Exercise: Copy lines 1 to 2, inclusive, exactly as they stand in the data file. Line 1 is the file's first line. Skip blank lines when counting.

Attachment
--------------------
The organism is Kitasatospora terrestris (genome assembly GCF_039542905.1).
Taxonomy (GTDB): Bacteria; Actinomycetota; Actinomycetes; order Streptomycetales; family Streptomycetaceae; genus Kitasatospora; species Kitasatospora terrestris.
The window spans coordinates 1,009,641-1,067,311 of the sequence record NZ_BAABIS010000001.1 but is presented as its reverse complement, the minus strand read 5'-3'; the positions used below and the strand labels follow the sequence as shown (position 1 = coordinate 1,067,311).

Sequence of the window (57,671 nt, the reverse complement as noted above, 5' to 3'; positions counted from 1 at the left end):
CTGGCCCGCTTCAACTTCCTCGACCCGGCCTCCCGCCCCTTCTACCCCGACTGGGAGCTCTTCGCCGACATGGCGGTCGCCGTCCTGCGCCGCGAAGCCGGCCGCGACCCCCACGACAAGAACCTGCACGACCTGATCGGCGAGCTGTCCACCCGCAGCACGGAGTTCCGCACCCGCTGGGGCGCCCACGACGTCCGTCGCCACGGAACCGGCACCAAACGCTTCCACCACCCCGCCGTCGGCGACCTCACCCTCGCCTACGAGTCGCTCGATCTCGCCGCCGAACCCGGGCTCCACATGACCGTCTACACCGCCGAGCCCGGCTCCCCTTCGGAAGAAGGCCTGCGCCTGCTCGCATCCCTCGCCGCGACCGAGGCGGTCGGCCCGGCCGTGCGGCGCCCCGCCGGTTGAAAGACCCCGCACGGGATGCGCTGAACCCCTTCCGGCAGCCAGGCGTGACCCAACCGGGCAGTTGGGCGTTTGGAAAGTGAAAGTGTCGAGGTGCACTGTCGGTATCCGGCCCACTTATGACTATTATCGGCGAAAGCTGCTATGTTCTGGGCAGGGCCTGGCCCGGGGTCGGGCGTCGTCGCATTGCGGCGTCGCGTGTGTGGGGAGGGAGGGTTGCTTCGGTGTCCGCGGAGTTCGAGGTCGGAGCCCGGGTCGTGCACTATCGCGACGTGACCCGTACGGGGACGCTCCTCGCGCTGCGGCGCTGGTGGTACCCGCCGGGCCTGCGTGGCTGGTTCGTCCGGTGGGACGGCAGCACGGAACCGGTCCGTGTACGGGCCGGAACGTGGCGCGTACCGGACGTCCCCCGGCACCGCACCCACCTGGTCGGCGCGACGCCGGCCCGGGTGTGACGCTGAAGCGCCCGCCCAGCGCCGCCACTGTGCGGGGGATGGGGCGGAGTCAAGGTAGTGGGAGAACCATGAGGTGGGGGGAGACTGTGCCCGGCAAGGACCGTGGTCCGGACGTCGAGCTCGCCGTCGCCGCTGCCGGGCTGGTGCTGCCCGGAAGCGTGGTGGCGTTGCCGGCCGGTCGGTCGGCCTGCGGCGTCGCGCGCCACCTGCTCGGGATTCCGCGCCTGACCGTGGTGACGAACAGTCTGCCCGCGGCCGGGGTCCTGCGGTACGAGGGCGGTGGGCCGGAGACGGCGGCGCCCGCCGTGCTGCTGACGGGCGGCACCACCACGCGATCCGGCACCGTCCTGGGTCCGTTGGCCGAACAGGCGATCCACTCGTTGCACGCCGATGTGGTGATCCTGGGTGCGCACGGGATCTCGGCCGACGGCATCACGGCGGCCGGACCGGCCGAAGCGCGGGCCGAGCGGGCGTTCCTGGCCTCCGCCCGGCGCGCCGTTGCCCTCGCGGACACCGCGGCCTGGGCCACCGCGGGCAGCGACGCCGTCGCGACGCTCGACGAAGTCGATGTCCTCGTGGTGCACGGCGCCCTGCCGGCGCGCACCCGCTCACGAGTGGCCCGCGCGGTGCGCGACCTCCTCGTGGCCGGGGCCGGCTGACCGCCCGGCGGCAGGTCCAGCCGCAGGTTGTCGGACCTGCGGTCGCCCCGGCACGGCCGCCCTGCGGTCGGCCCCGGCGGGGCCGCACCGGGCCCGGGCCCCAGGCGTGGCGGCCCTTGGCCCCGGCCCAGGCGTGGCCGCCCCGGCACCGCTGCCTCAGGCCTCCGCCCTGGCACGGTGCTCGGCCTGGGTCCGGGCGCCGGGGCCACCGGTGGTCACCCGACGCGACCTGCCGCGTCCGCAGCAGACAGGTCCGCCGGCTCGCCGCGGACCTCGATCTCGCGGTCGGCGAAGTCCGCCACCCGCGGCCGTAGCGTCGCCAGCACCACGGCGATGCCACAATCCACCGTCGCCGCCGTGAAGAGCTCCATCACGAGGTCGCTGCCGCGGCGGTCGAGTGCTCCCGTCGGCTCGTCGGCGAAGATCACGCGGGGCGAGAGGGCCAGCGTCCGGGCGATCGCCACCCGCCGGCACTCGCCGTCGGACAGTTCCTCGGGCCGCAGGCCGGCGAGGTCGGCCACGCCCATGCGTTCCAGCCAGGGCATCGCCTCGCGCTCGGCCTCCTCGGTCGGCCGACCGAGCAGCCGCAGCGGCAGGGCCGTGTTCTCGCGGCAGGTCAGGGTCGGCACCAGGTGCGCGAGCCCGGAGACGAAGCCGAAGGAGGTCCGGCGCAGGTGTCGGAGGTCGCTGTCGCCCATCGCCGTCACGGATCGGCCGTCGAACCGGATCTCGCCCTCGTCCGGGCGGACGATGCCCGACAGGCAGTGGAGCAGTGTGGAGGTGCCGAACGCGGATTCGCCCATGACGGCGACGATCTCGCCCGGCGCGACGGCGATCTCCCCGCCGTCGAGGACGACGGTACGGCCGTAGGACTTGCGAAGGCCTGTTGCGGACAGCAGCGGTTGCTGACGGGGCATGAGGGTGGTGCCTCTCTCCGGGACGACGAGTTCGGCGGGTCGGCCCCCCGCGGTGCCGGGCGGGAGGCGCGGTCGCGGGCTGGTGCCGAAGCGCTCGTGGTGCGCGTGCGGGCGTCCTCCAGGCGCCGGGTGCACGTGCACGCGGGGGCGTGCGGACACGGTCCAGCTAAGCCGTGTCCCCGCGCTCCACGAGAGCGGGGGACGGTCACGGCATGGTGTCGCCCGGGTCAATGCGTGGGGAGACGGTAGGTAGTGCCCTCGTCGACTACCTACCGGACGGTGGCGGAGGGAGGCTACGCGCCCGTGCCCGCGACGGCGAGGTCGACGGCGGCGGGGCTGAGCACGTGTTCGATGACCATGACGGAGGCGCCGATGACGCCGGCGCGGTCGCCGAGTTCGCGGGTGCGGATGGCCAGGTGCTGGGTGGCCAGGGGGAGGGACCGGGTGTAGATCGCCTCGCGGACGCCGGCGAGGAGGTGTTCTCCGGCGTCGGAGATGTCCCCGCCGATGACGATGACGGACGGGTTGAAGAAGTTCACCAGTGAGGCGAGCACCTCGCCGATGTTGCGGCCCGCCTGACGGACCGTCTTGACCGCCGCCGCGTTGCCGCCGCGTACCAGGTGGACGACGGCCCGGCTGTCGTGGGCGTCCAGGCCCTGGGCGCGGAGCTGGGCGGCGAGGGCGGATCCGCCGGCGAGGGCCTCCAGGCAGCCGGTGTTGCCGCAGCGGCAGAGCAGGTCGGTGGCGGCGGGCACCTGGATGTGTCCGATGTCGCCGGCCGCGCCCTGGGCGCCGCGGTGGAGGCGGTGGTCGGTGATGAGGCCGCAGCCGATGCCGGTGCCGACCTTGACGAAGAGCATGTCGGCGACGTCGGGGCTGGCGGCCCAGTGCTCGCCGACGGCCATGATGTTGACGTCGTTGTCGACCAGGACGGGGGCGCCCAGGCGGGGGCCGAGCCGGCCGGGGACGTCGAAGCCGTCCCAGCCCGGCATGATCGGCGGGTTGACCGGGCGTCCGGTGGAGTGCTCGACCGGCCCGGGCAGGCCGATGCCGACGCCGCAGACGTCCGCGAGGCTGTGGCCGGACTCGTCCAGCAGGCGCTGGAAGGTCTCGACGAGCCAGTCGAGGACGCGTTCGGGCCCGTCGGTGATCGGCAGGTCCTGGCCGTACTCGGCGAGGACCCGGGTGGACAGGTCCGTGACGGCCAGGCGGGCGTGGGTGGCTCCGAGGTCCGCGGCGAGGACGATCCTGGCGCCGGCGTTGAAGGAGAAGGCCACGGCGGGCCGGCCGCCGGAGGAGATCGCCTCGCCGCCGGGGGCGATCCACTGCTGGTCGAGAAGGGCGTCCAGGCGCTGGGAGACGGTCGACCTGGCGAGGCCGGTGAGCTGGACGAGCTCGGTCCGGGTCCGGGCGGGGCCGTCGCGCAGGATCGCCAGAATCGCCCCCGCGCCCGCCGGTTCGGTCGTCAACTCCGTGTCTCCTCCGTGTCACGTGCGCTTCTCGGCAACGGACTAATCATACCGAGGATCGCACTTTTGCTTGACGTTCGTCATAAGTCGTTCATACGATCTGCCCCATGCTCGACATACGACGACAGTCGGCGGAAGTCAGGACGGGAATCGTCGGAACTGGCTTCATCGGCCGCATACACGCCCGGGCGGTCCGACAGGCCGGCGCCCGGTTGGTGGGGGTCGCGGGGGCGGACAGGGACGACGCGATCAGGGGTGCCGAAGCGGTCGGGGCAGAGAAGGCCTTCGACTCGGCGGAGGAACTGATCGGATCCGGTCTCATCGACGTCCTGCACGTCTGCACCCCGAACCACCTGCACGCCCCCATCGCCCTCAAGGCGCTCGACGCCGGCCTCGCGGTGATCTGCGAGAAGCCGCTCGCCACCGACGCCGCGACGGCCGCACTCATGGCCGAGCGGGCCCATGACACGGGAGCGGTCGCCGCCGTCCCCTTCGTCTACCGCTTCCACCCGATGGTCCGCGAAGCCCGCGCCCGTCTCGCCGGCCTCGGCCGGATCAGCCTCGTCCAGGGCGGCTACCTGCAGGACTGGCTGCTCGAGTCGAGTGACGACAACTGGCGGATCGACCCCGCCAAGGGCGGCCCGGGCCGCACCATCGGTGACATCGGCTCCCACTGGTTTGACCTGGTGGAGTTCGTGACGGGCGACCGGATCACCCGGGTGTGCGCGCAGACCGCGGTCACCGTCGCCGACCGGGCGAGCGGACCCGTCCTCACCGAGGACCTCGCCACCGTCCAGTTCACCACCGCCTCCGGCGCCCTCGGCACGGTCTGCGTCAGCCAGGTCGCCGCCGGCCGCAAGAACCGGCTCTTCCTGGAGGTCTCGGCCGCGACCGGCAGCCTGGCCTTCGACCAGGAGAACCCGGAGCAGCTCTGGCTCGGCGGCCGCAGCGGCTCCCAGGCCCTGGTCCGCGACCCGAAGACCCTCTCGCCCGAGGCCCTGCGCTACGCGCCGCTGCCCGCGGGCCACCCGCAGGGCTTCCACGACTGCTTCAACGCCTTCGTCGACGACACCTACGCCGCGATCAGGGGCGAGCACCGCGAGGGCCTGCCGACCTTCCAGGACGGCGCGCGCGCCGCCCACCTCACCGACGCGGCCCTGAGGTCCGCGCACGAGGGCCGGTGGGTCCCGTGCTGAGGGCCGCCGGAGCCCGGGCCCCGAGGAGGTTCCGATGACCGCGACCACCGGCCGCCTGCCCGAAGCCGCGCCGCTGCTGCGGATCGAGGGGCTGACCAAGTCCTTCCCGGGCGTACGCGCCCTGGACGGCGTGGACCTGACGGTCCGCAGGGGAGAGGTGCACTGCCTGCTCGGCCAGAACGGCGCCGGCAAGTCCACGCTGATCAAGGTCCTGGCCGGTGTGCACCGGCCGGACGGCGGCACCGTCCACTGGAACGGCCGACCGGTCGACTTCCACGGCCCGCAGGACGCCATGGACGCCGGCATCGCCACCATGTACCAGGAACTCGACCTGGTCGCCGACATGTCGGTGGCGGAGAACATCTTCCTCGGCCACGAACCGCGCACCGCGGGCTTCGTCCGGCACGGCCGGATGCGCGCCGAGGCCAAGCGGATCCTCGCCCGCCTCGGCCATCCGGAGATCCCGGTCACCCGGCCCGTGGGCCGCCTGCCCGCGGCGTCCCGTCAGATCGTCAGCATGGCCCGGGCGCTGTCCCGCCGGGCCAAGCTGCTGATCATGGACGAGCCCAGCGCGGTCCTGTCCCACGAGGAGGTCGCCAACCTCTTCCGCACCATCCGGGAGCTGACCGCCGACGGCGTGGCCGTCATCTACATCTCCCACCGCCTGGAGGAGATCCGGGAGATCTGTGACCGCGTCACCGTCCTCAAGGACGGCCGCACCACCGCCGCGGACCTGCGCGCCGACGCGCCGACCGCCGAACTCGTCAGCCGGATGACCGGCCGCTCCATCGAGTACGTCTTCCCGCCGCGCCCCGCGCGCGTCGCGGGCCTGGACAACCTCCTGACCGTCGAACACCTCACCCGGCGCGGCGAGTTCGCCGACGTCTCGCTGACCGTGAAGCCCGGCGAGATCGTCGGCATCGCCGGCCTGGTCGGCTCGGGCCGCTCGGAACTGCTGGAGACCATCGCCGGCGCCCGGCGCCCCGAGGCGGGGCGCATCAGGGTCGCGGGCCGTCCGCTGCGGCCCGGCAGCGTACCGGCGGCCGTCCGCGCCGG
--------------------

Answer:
The organism is Kitasatospora terrestris (genome assembly GCF_039542905.1).
Taxonomy (GTDB): Bacteria; Actinomycetota; Actinomycetes; order Streptomycetales; family Streptomycetaceae; genus Kitasatospora; species Kitasatospora terrestris.